Thursday 8 October 2015

Real Dad

I was pottering in the utility room while Flossy was sitting with her big sister in our kitchen. Big Sister is 8 years older and has never lived with us but with her aunt/ We have a good relationship and she is canny kid, actually she's a young woman, works hard and keeps her nose out of trouble. Big Sister was showing Flossy a family photo album that she'd made.

As I pottered I overheard Flossy ask 'is that my real dad?' as she looked at different photos. It's a loaded word 'real' when attached to dad or mam for many adoptive parents (step parents too).
I paused when I heard Flossy say it. I just waited to see what was going on inside me. Nothing.  Flossy was using it as just a form of words no values or judgement. I'm way past insecurity or the need for affirmation in relation to my status as my children's father. I was interested to see how I reacted.

It contrasted to an event a few days later.Lotty had single handedly managed to dysregulate the whole family drawing all of us into her bonfire of our sanity. 

She screamed as she flailed around the house.

'You're not even my real dad'.

The words spat at me looking for maximum effect as she ran around the walls.

Words aimed to hurt, which is a little unusual for Lotty. I was a little hurt, mainly because I was disappointed that she'd tried to hurt. Without the shadow of a doubt  I know that Lotty loves me but I do like the kids to be kind.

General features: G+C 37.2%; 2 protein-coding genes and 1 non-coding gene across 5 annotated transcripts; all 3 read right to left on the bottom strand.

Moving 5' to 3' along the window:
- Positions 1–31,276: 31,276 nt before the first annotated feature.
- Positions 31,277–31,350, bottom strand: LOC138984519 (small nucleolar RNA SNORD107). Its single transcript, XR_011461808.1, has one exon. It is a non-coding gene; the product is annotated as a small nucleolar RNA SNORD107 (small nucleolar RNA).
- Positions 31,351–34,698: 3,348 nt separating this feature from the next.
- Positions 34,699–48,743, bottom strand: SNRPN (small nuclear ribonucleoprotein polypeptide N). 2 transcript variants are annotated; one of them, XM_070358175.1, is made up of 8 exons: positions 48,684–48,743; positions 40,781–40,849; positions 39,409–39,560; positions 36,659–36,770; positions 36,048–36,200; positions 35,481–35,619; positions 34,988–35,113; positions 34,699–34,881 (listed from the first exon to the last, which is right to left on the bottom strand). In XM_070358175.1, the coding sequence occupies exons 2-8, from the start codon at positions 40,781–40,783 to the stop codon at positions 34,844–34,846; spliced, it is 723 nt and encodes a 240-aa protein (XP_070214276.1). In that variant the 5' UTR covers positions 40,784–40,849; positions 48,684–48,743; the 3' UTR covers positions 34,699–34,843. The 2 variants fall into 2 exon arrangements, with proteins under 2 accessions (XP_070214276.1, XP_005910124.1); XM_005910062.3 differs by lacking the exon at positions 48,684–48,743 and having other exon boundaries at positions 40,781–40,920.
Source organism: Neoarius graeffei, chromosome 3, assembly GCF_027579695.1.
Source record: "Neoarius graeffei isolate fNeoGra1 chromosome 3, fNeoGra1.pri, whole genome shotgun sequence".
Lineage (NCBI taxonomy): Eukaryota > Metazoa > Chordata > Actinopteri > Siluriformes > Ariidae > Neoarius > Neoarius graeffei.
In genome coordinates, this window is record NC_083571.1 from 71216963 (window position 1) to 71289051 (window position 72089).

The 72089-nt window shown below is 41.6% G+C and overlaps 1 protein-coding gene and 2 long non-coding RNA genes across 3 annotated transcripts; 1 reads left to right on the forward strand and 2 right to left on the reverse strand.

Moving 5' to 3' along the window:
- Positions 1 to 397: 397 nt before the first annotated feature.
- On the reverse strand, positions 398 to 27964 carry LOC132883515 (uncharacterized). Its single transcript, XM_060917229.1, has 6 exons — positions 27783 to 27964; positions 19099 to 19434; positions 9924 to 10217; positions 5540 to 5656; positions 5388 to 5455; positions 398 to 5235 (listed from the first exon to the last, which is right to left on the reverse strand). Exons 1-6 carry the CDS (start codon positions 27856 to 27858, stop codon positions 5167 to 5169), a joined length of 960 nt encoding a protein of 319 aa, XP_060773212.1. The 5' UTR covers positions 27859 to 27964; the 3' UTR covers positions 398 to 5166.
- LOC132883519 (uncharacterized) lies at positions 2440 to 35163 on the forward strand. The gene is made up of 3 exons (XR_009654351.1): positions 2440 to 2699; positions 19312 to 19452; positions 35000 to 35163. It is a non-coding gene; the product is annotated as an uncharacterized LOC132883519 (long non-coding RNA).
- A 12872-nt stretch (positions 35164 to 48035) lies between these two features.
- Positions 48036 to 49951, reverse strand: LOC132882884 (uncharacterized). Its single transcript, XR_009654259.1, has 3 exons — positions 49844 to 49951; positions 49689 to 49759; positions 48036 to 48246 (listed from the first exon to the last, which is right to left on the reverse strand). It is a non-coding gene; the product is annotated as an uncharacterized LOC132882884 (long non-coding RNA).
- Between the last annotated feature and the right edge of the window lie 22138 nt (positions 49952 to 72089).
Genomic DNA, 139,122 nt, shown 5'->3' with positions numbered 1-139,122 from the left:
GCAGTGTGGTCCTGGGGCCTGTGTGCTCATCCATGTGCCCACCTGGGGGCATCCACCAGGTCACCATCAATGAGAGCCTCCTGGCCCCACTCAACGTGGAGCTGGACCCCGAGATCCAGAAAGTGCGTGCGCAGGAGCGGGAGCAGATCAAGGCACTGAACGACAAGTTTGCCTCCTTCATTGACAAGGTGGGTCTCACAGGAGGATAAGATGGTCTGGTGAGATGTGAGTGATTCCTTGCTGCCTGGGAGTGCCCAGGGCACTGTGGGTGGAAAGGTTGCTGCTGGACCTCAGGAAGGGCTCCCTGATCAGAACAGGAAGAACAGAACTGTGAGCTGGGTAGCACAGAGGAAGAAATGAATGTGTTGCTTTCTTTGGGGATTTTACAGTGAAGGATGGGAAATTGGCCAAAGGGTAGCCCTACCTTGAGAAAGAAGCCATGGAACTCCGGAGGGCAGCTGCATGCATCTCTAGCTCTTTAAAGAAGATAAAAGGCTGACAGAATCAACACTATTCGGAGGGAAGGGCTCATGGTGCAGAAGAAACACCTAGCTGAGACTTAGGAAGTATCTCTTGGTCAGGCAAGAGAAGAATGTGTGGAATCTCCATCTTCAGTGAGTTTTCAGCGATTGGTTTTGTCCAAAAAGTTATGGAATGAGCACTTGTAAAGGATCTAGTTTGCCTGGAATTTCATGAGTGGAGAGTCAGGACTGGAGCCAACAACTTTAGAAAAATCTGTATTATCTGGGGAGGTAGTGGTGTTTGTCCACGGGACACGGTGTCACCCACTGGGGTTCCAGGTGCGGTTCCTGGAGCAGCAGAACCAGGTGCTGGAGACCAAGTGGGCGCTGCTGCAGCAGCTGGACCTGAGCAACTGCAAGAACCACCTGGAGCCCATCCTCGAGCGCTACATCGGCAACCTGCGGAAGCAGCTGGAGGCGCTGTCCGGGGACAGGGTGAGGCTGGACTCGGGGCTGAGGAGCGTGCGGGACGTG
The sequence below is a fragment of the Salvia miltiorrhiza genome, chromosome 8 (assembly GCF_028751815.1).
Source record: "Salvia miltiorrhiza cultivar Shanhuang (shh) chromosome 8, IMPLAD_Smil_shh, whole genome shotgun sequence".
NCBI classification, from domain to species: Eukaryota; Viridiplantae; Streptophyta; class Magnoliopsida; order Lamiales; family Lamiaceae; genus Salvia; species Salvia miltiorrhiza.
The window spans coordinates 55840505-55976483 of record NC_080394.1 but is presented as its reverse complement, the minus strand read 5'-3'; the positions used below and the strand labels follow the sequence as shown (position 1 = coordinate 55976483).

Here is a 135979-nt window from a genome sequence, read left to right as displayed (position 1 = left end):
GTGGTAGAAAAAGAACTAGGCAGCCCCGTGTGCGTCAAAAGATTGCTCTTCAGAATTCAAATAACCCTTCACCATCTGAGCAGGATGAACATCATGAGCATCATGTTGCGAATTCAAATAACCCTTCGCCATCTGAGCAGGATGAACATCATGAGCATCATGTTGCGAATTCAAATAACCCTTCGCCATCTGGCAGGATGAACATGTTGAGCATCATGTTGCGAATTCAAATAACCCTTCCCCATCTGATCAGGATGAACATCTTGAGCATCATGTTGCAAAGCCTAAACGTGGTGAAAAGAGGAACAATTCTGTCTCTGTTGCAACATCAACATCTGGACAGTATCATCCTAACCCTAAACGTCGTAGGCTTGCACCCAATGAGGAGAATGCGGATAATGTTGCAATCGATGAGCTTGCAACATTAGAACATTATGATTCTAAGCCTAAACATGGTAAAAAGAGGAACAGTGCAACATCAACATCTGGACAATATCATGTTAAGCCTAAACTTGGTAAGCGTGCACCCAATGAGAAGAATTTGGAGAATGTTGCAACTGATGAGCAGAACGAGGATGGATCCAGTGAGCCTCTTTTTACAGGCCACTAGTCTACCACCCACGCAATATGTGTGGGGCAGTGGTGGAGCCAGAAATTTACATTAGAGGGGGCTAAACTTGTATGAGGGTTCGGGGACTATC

It's a cliche of adoption parenting the image of a child shouting the barbed words to inflict pain on their adoptive parents. In all the years that the big three have been with us it's never been said,  I'm sure it's been thought but never said. As for Flossy she's more that able to use it as a precursor to why she won't do as we ask in almost all circumstances. 

Back to Lotty, I reacted more out of indignation with a subtle hint of smarm. 

'Oh, tell me something I don't know'. Said in the style of Rick from the Young Ones.

It didn't make things better.


  1. Hmm.

    The 'real' word does matter a bit to me - when it's misused.

    I had two Dads - the real one was the one who came second and loved me and looked after me. But unfortunately the name Dad had already been taken by a jerk who terrorised us and beat the hell out of us.

    As a kid, in my new family, if someone had of said 'he's not your real Dad' - I'd have wanted to beat the hell out of them.

    Real is what you do - not wether you had sex with my mother.

    1. I agree, it's a loaded term with a collective knowledge of what it is perceived to be. In reality though we all view with through the lens of out own experience.

  2. As you say in your post, the term 'real' can be appropriated in so many ways and I think it can mean many different things, for many different people. I wish it wasn't such a loaded and contentious term. Having worked with one adult adoptee when accessing their birth records, they said something that I felt was quite humbling when the whole 'real' conversation came up about adoptive mother vs birth mother 'they are both my 'real' mother- neither are a figment of my imagination, neither one have I made up'.

    1. That's a thought provoking statement from the adoptee. In reality it's what we want it to be. Thanks for the comment.